Conducting

LABBS Convention 2018

The White Rosettes during their monumental mic-cooling setThe White Rosettes during their monumental mic-cooling set

The last weekend in October is the traditional moment for the Ladies Association of British Barbershop Singers to hold their annual Convention. This year we were back in Harrogate, at the venue in which I experienced my very first one, 21 years ago. The Cheshire Chord Company won the chorus competition on that occasion too.

After the extravangzas of the last two years (the 40th anniversary Convention in 2016, and the European Convention last year), this years’ was always going to feel smaller. But the experience of that was a positive change: it was more intimate, easier to spend quality time with friends, less of a scrummage trying to get round the building.

Penny-Drop Moment

This is going to be a short one, but it deserves a post in its own right for the sense of revelation it afforded me when the idea plopped into my head.

One of the things I had been thinking about a good deal over the summer is keeping articulation small and precise, and in particular keeping the jaw at rest while singing. This is one of the things that Sean Bui worked on with the Telfordaires in June when he came to us for a coaching session, and it has proved both transformative and challenging. Until we started applying this as a means to reduce tension and improve resonance, we hadn’t realised how much the chorus had been accustomed to experiencing muscular engagement as part of emotional intensity.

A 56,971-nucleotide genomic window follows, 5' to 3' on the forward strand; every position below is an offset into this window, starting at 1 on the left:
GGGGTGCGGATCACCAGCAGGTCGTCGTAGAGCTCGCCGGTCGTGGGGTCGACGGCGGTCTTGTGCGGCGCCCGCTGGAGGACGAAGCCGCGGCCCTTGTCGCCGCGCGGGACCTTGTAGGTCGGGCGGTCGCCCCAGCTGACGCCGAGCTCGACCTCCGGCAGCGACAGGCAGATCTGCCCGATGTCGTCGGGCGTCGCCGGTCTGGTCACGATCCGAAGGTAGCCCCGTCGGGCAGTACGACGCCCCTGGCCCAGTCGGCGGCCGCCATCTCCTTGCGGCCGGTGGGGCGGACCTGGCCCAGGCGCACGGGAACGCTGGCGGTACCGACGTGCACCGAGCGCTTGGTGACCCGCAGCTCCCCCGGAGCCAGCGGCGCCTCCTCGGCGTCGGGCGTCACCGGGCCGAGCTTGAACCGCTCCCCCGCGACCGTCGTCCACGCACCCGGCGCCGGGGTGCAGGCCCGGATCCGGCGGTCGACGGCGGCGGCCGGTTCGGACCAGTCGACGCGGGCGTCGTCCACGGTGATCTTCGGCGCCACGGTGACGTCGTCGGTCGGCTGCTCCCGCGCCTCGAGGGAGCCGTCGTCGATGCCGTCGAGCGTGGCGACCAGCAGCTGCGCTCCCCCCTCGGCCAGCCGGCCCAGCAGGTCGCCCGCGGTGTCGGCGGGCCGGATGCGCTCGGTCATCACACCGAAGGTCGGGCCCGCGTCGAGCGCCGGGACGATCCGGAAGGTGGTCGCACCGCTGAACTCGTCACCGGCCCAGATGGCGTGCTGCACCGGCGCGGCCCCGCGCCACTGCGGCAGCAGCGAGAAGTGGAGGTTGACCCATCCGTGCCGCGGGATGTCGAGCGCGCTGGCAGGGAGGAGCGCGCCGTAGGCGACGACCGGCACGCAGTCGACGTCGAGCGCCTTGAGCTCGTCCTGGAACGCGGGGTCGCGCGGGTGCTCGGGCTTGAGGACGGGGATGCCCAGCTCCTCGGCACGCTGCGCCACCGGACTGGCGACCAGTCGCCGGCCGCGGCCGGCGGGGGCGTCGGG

Exploring Character and Narrative in Norwich

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I spent Saturday with my friends at Norwich Harmony further developing the contest set I had last worked with them on back in May. Unsurprisingly, given the elapsed time between visits, we could now build on the work we did last time on rhythm and harmony to explore how these elements contributed to the communicative dimensions of characterisation and story-telling.

We approached their up-tempo number as if it were a movie. Some songs strongly suggest a time, a place and even a filmic genre, and once you locate a song in this way, you have a common fund of imagery and associations that you can all draw on. One of the disadvantages of a cappella is that you don’t have a range of instrumental timbres to enhance the vividness of your performance; the commensurate advantage is that you have the imaginative freedom to build in opulent special effects to your concept without all the fuss of hiring an actual orchestra.

Less is Still More with Cleeve Harmony

Obligatory warm-up picObligatory warm-up picIt feels like cheating to use basically the same title for consecutive blog posts, but contriving something different would only make it less accurate.

Tuesday evening took me down towards Cheltenham to spend the evening with my friends at Cleeve Harmony. They had changed their rehearsal night from their usual Wednesday so I could come, as that is now also my own rehearsal night. (I will skip the occasional week with the Telfordaires, but not more than once a month and I had already used up my quota for high summer with Harmony University and – gasp – a week’s holiday.)

My remit for the evening was to focus primarily on the bigger-picture stuff, particularly the director and her assistant, but also with an eye and ear on the communicative impact of the music. Fortunately these are two things you can often do at once.

LABBS Directors Weekend 2018